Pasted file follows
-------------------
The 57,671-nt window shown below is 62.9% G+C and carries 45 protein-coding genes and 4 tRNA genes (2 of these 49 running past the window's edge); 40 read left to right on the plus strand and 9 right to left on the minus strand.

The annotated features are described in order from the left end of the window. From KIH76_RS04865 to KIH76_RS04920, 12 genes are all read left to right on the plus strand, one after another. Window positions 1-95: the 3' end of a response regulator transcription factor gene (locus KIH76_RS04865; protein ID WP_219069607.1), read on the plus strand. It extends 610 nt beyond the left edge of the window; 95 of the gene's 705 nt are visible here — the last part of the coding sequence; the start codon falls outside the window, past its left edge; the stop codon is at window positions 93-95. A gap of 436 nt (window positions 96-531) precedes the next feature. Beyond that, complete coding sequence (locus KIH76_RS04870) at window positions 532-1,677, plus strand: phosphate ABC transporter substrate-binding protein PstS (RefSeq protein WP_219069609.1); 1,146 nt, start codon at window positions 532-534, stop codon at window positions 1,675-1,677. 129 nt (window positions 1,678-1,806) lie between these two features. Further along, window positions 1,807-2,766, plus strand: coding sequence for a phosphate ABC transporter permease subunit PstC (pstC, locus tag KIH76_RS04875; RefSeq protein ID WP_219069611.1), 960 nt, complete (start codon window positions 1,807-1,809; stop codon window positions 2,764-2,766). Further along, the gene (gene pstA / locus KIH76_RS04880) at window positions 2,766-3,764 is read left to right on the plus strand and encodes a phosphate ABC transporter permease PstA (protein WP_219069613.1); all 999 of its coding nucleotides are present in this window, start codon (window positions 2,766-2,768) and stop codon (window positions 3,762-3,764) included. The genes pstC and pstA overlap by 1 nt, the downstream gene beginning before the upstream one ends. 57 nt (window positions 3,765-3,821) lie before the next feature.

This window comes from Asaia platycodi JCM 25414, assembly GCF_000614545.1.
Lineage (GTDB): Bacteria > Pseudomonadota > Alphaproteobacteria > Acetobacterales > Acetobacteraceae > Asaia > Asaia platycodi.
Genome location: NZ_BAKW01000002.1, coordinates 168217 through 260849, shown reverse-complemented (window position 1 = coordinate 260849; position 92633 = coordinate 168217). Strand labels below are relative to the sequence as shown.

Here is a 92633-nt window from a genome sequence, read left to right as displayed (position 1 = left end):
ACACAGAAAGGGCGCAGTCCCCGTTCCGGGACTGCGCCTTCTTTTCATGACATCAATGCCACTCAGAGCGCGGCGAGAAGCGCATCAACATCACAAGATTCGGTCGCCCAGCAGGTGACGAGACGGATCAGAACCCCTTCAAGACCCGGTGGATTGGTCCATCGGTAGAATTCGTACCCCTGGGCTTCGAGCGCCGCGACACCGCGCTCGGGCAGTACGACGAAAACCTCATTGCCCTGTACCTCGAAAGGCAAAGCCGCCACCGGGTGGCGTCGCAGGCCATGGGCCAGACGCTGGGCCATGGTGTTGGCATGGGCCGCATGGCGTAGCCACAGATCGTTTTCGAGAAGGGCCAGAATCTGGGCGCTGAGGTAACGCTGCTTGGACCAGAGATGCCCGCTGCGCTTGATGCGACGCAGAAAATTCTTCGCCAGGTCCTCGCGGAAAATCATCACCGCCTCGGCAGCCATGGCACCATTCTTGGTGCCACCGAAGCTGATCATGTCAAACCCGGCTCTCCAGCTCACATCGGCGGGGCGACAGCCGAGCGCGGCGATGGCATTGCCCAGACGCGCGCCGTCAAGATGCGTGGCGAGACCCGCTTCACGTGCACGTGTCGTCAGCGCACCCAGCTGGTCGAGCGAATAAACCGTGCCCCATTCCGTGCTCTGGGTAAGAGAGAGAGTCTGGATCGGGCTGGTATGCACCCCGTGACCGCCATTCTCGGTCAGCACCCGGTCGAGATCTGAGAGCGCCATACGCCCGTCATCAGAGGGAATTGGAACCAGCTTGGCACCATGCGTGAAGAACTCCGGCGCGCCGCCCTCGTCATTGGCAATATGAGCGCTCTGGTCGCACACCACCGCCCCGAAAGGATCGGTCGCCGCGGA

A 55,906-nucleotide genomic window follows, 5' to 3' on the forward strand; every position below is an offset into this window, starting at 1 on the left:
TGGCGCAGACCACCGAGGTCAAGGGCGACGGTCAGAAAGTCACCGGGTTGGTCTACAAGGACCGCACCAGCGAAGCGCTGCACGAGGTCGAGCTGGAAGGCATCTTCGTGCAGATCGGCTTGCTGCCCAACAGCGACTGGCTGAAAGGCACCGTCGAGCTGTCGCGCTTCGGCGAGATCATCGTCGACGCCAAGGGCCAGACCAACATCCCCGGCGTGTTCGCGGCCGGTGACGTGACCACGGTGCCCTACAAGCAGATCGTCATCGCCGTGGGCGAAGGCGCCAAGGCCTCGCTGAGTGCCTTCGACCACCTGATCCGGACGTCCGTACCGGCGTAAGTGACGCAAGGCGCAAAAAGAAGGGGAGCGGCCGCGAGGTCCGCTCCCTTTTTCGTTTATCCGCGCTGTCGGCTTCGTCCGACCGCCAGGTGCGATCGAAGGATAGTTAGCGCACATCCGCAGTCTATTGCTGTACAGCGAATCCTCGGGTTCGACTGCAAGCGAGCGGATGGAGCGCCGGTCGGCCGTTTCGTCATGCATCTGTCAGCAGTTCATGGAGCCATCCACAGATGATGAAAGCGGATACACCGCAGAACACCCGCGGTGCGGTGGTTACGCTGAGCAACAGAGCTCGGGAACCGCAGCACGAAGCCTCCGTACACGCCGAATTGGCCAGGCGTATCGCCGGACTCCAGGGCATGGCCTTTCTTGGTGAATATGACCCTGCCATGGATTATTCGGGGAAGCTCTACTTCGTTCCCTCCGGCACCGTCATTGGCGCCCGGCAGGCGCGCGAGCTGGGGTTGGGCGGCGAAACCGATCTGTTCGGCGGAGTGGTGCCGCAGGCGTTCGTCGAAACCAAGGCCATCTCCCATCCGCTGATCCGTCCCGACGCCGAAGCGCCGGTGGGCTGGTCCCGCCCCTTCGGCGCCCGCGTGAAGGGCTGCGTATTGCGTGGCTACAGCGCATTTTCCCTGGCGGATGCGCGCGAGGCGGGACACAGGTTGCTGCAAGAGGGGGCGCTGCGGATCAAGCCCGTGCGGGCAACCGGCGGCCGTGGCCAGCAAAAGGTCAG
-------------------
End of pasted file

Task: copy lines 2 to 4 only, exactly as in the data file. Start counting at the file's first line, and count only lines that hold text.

The annotated features are described in order from the left end of the window. From KIH76_RS04865 to KIH76_RS04920, 12 genes are all read left to right on the plus strand, one after another. Window positions 1-95: the 3' end of a response regulator transcription factor gene (locus KIH76_RS04865; protein ID WP_219069607.1), read on the plus strand. It extends 610 nt beyond the left edge of the window; 95 of the gene's 705 nt are visible here — the last part of the coding sequence; the start codon falls outside the window, past its left edge; the stop codon is at window positions 93-95. A gap of 436 nt (window positions 96-531) precedes the next feature. Beyond that, complete coding sequence (locus KIH76_RS04870) at window positions 532-1,677, plus strand: phosphate ABC transporter substrate-binding protein PstS (RefSeq protein WP_219069609.1); 1,146 nt, start codon at window positions 532-534, stop codon at window positions 1,675-1,677. 129 nt (window positions 1,678-1,806) lie between these two features. Further along, window positions 1,807-2,766, plus strand: coding sequence for a phosphate ABC transporter permease subunit PstC (pstC, locus tag KIH76_RS04875; RefSeq protein ID WP_219069611.1), 960 nt, complete (start codon window positions 1,807-1,809; stop codon window positions 2,764-2,766). Further along, the gene (gene pstA / locus KIH76_RS04880) at window positions 2,766-3,764 is read left to right on the plus strand and encodes a phosphate ABC transporter permease PstA (protein WP_219069613.1); all 999 of its coding nucleotides are present in this window, start codon (window positions 2,766-2,768) and stop codon (window positions 3,762-3,764) included. The genes pstC and pstA overlap by 1 nt, the downstream gene beginning before the upstream one ends. 57 nt (window positions 3,765-3,821) lie before the next feature.

This window comes from Asaia platycodi JCM 25414, assembly GCF_000614545.1.
Lineage (GTDB): Bacteria > Pseudomonadota > Alphaproteobacteria > Acetobacterales > Acetobacteraceae > Asaia > Asaia platycodi.